Command Netherlands 1
der Zeemacht in Nederland (CZMNED)
Part I: The Fleet (Sea)
| Part II: The Fleet (Air)
Naval Command Netherlands [a]
|Group of Escort
by Naval Commander Netherlands (Commandant der Zeemacht in Nederland,
CZMNED). Since November 1984 CZMNED had his war headquarters in the new
Netherlands (Maritiem Hoofdkwartier Nederland, MHKNED) in Julianadorp
(Den Helder). CZMNED held the NATO
Commander, Benelux Channel Command (COMBENECHAN, also known as
Commander, Benelux Subarea Channel); thus MHKNED was also HQ
COMBENECHAN. In addition, in wartime CZMNED
would have operational command over ships and units of the Belgian
Navy as Admiral Benelux (Admiraal Benelux, ABNL).2
Group of Escort Forces (Commandant Groep Escorteschepen, CGES) was also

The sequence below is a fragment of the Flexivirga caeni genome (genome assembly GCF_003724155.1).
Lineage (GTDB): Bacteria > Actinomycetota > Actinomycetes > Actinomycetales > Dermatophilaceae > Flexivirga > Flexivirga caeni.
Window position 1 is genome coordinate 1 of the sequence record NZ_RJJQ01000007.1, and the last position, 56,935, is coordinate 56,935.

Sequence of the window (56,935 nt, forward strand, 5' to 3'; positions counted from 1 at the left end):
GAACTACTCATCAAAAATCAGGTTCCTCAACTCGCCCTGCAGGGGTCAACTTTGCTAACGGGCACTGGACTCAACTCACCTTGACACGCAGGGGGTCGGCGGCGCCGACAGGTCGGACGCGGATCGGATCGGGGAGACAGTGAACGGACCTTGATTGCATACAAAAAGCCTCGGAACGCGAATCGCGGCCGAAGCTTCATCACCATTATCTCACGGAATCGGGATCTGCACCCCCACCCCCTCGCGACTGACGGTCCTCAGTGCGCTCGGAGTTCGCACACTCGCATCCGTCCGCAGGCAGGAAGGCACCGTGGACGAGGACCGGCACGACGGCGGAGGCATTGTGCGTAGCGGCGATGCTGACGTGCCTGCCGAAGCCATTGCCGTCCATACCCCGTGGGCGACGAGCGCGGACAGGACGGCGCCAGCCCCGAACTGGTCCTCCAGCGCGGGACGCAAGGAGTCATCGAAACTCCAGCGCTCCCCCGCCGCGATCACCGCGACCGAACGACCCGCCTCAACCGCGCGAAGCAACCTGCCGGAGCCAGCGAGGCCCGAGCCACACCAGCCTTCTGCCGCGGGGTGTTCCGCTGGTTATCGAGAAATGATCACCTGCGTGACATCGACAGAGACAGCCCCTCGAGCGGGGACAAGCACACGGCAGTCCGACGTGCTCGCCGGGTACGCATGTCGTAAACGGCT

Commander of the Squadron (Commandant Eskader, CESK), in wartime
Commander, First Netherlands Task Group (COMNLTG1), see below.3
The Fleet (Sea)
organisational chart above shows the sea-going part of the
Fleet: the Royal Navy's submarines, frigates and
Together with the Marine
Corps, the Fleet
'business end' of the Royal Navy.
For logistical and administrative purposes the Fleet was subdivided
into five type-oriented groups of operational units, the first
three of which are displayed above the dotted line: 4
grouping was known as the "type-organisation", which was designed to
maintain and make available the Royal Navy's means to conduct naval
operations. For any such operations, be it in peace or
war, the Royal Navy would employ the "task organisation"
concept. From the type-organisation Naval Commander Netherlands
would form temporary organisations tailored to specific
task groups (TG). Task groups could be subdivided into task units (TU)
task elements (TE), as needed. This
two-stage organisation closely followed NATO doctrine. The Fleet had
the NATO designation Task Force 429, call sign TG 429.5
Submarine Service (Onderzeedienst, OZD) with all submarines and
the torpedo tender;
Group of Escort Forces (Groep Escorteschepen, GES) comprising all